rify thy name :' 6. I have declared to them thy "name,' &c. ?
But to return to the application of the argument, it seems evident, that our Lord, on the occasion mentioned, not only assumed this divine name, when he told his pursuers • sy w Au, I AM, but likewise emitted some splendid visible manifestation of
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1 Isaiah xliv. 24.
? xlix. 26.
5 St John xii. 28.
6 St John xvii. 26. 7 Mr Hutchinson, with his usual penetration, hath said a great deal upon this subject, and has traced the derivation of Onw, the heavens, from this Hebrew word nu, a name. Whence he commonly reads the names, where we have the heavens ; as in Psal. xix. 1. “ The names exhibit the chabod Jehovah," Jehovah the glory, &c. But what I have already hinted, without any of his observations being adduced, is sufficient to prove the title, that the Messiah has to the sacred name Jehovah, or I am.
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glory, since we read, that on his saying • I am,'they • went back, and fell to the ground.' His bare telling ihem, that he was Jesus of Nazareth, (as our translation, ' I am he,' would imply no more), could not be thought capable of producing such an a- : mazing effect. But his so openly declaring his divinity, accompanied with some visible sign there i of, would very naturally throw them into confu- : sion, especially when they thought on the errand, on which they were come. And there appears a satisfactory reason from his own words for his doing so at this time, in order to provide for the safety of his disciples, and give them an opportunity, if they saw fit, from the disorder of their enemies, to make their escape-' if therefore ye seck me, let “these go their way.”
. Thus have I pointed out those immediate passages of the gospel, which, as I said, can scarcely be denied to have a reference to some visible and apparent erhibitions of glory, made by or upon the person of Christ. Nor is it to be doubted but exhibitions of this kind were frequently both made and seen, though not expressly mentioned. In the end of the first chapter of St John's Gospel, on Nathanael's declaring his belief, that Jesus was the Son of God, Jesus saith unto him, · Verily, verily, I say • unto you, henceforth ye shall see the heavens * opened, and the angels of God ascending and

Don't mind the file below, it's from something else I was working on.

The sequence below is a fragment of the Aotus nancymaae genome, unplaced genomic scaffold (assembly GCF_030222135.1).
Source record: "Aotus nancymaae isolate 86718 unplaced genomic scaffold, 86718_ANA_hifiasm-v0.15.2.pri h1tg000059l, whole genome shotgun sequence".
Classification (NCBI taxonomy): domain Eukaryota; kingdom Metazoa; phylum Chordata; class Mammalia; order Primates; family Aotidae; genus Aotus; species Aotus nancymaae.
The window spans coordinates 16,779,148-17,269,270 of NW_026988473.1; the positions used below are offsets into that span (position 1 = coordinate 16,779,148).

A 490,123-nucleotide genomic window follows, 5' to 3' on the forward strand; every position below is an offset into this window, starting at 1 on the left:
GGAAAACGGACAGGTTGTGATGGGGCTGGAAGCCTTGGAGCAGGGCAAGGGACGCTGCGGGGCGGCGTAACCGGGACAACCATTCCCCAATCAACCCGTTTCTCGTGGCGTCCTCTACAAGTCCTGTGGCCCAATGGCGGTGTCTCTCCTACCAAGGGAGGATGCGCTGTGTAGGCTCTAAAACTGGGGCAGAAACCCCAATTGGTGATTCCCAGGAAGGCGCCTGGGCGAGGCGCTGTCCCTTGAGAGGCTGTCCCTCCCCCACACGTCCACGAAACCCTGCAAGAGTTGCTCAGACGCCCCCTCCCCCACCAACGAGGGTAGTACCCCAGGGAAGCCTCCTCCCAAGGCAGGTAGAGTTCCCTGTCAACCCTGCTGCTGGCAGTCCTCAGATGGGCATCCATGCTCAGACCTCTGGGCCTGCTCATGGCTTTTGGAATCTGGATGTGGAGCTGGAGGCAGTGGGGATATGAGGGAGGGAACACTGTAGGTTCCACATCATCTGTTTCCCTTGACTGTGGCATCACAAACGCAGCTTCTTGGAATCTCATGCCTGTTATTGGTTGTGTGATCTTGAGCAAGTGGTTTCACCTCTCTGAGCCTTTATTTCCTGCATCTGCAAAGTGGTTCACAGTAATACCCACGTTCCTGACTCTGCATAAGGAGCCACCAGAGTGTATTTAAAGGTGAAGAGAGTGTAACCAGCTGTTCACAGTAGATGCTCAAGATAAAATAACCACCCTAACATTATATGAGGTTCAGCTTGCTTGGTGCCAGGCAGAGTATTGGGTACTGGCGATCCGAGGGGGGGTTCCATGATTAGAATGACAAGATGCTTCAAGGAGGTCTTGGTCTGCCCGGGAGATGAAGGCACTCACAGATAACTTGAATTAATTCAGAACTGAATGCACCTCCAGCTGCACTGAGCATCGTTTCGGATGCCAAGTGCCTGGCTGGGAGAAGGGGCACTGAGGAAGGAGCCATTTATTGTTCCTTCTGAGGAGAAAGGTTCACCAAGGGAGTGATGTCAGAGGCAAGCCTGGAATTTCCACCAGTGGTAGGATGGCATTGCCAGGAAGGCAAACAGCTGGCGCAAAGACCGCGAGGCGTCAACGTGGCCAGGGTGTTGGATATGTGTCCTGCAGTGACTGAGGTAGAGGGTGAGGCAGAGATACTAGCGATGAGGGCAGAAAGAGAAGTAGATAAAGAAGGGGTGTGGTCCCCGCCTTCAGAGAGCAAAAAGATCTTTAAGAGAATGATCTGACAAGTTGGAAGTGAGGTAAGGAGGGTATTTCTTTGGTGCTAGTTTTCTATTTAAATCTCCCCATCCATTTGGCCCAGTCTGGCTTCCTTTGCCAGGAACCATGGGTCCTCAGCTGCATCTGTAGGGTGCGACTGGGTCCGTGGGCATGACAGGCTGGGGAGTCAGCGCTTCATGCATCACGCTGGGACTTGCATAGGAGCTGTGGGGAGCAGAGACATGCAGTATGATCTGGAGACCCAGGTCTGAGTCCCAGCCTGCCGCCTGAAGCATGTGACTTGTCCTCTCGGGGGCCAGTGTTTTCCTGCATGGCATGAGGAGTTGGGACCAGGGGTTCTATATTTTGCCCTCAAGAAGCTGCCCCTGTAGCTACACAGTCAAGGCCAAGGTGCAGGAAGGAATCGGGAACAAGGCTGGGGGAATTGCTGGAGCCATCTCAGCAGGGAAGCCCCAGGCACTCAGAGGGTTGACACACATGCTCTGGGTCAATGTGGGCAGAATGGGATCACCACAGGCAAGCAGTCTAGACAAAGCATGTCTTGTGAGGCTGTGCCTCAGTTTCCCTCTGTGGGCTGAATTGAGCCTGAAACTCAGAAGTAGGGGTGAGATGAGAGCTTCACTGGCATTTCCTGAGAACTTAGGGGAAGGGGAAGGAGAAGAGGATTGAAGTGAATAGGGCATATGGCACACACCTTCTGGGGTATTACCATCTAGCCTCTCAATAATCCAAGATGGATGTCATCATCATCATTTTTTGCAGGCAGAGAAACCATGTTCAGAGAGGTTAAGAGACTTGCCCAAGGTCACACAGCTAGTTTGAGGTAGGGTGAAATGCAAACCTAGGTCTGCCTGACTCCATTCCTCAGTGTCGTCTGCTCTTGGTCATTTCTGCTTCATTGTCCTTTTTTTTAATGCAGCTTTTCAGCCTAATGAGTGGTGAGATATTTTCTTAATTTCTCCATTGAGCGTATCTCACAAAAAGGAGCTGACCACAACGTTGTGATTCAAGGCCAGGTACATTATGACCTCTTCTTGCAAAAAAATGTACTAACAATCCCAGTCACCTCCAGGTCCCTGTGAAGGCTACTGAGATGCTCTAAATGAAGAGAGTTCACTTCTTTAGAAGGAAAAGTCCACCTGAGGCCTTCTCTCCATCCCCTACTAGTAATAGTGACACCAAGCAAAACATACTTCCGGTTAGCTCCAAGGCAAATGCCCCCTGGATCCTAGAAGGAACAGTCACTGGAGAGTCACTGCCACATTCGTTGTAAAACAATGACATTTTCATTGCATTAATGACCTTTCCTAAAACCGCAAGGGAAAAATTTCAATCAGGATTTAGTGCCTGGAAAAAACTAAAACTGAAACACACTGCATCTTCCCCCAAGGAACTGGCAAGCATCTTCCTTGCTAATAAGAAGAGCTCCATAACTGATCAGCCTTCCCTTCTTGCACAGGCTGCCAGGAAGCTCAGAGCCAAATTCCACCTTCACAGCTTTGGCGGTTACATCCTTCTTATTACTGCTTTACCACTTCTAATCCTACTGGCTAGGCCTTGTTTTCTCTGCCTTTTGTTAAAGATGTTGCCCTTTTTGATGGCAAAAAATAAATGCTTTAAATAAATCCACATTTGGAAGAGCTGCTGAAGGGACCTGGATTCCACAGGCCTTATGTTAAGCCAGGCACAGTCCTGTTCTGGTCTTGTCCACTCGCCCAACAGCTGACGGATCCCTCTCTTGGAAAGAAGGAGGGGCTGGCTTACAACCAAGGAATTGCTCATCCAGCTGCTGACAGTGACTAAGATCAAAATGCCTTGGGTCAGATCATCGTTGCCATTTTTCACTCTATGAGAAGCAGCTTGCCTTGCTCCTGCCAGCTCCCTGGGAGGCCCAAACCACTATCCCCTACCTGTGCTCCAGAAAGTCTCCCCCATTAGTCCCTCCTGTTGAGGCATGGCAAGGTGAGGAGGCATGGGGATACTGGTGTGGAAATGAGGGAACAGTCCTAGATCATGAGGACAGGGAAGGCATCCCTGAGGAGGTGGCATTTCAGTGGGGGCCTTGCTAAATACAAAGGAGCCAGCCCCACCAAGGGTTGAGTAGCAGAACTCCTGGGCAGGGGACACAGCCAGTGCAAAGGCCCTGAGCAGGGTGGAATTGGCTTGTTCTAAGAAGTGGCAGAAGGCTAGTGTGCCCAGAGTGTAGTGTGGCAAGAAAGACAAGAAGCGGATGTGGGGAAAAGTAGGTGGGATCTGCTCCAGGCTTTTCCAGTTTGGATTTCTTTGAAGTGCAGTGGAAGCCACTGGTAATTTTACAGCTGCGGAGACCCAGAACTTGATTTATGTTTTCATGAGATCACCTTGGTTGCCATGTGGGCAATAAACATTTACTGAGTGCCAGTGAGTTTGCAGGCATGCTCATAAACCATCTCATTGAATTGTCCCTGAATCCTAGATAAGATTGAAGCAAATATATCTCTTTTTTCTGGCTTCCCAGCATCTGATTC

1 St John xviii. 8.
AVU descending upon the Son of man. This is cerHisd tainly a promise of some glorious manifestation : th, las perhaps the adverb 'ATE ’apte (which properly signire), a fies henceforth, or from this time, not barely hereafter) uch a may be found to imply a frequency or repetition of Laring such manifestations. And what was to be the naign the ture of these manifestations, may be gathered from ato cut the history of Jacob's heavenly ladder', and from e ermit the expression of the heavens opening, which always appeare portends something great'. Yet there is no posior his tive description given us of any such glorious mani- the festation as Christ here promises, except at his -tunit baptism, and again at his transfiguration. The first
of these solemnities took place before his disciples & me,
were called, and consequently before this promise to Nathanael was made; and at the other there were none present but three, whom our Lord particularly selected, James, Peter, and John, so that Nathanael, to whom this promise was made, was not there. For which reason it will be granted, that there must have been frequent openings of heaven made publicly, in presence of all the apostles at least. Whether the passages referred to at the foot of the page 3 may not be considered as pointing to something of this kind, I shall leave to every reader to judge for himself. Nor is it any just objection against this, that the evangelists
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I Gen. xxviii. 12.1 2 See Matth. ii. 16. Acts vii. 56. Acts x. 11. 3 St Matth. iv. Is. St Luke xxii. 43. xxiv. 4. Acts i. 10.